This was written before Sachin retired. I had every intention of posting it before that day. My PC stubbornly refused to start. It was right after the Kolkata test match. Before the world changed.
This is one of the most difficult times for you, Sir. This is one of those times when you have to dig deep and pull out a gem. And you did. Against England. You dug deep into that limitless talent pool of yours and pulled out one. It did not satiate many. They’re still calling for your head. It’s evident Sir, your time in the sun is running out.
Many say that cricket is the only life you’ve ever known. Well, cricket without you is a life I’ve never known too. And I don’t want to. I remember running home from school on match days to breathlessly scan the scoreboard. If the wickets column was anything but Zero, and you weren’t on strike I would frantically search the screen for the familiar short statured, wide legged figure at the other end, one hand on the hip and body weight resting on the bat handle. It had such a calming effect. It didn’t matter then if we were 10/1 or 10/3 because you were at the other end. Nothing mattered.
Just like the bowler never mattered to you. You were more concerned about the sight screen. It was just a white background for most batsmen but not for you. You were finicky about it. It used to be followed by the most ungainly, recognised and characteristic set of movements - that adjusting of the guard in the front of the pants. And you were ready. So were we. As the bowler went up in appeal, a billion heartbeats would stop, there would be a billion sharp intakes of breath followed by fervent prayers to various Gods. The umpire shakes his head and a billion would then sigh in relief.
As the bowler went back to the mark, the fervent prayers would resume. A nation would stop as the bowler steams in from the top of his run up. He pitches it just short and you pounce on it quickly. A reassuring thump off the back foot from the iconic MRF blade, that image of the ball searing through the covers, a quick nod of the helmeted head. And living rooms and stadiums would erupt in joy. The bowler charges in again and strays, every so slightly, onto the leg stump and it is followed by the trademark flick, not so much of a shot - just giving the ball direction. And all else is forgotten. The World is Sachin and Sachin is the world.
We all have tried to imitate that nod of the head, that ungainly adjusting of the guard but we could never even come close to playing THAT straight drive or the backfoot punch or the uppercut. Other batsmen could play the cover drive too. But none like you.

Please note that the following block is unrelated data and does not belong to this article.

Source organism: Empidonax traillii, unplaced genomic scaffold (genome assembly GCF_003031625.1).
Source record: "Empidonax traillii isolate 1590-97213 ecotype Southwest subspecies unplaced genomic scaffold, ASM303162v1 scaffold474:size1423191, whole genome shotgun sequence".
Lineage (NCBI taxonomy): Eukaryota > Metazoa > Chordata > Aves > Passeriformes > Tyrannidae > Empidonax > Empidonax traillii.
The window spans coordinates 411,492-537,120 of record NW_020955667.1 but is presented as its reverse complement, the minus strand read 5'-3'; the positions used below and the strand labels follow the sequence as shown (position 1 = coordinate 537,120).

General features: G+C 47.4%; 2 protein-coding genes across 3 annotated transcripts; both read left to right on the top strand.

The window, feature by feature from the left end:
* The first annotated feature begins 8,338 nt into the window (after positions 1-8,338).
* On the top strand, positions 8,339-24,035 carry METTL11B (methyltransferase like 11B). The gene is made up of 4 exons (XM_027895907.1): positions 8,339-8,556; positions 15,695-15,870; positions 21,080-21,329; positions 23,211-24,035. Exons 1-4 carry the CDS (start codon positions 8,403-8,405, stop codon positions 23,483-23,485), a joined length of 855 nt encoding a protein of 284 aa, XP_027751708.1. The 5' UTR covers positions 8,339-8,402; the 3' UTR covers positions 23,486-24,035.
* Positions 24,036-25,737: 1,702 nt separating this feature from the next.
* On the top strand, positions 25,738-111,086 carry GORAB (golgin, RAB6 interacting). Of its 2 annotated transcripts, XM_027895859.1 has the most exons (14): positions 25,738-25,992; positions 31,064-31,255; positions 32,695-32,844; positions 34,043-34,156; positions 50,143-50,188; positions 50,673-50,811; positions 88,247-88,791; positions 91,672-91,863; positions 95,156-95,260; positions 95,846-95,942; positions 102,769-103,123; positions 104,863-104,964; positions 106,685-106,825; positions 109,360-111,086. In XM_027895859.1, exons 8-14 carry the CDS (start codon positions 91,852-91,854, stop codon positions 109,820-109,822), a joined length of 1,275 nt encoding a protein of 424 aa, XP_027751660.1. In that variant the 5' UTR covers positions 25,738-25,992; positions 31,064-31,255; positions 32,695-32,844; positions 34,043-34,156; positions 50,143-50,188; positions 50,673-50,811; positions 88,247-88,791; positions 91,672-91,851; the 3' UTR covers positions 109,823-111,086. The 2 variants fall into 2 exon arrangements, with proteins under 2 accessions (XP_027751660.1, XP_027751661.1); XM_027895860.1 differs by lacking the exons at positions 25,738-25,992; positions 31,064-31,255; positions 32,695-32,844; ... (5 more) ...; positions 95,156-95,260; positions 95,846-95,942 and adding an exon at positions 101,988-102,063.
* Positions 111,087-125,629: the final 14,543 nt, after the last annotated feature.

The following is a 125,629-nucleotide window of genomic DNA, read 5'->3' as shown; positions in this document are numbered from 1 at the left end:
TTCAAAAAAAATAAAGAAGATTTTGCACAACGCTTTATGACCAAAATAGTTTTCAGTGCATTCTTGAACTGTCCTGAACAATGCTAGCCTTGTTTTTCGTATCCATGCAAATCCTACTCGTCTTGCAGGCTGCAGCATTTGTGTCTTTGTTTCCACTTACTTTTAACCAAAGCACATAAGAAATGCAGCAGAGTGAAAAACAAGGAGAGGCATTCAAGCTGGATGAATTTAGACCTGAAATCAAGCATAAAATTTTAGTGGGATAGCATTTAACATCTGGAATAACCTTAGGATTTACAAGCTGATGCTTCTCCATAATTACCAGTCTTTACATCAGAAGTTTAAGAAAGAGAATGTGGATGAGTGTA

You made children complete their homework early, made housewives forget their daily chores. You made the ailing feel healthy and the healthy to call in sick at work. You’ve made the weak strut and the strong tremble. You’ve stopped Bombay, You’ve stopped India why, even Time stood still when you batted.
In those dark days of mediocrity and inconsistency, you were the only hope we could all look up to. In our eyes, you were Superman, the hero we all craved for. You wielded the willow like it was Thor’s hammer. Impregnable in defence, rock-solid yet destructive. The one who would offend and not defend. Yes, you were larger than life and we always expected too much from you and much less from the other ten. Yes, and we expected it every time. You were superhuman, yet a kid with our middle class values. An Aapla manoos. We were the junkies and you were our fix.
Yet, your time in the sun seem to be running out Sir. It’s painfully clear but yes it is. That twinkle in your eye seems to be missing now. You look worried. It worries us too.
It seems that it was not so long ago that every thing was alright. We remember it what it was like. We who have missed flights but not fights for you. We who turned living rooms into stadiums and stadiums into bull rings. We who have seen you spoil equations and destroy reputations. We who have seen you weather storms and invoke sandstorms. And now, we are just as flustered.
Yes, you are 39 now and questions about your future are bound to arise. Yes, the score board makes unhappy reading and you’ve fallen to better deliveries in the past but there still are legions – lots and lots of people who still believe in you and want you to do well. If you wish to retire, let it be your decision only and not because some half wit asked you to. Your time in the sun may be running out, but his never came.
May that day never come Sir, but if a day comes when you decide to call it a day and tuck that bat away; we will retire too. We will follow the odd game, cheer an Indian victory and even gasp when Kohli tries a Tendulkar, but it’ll never be the same. We are a generation that grew up watching you and learning from you. We know what it’ll mean when you would no longer be there. It means that our time in the sun, will be up too.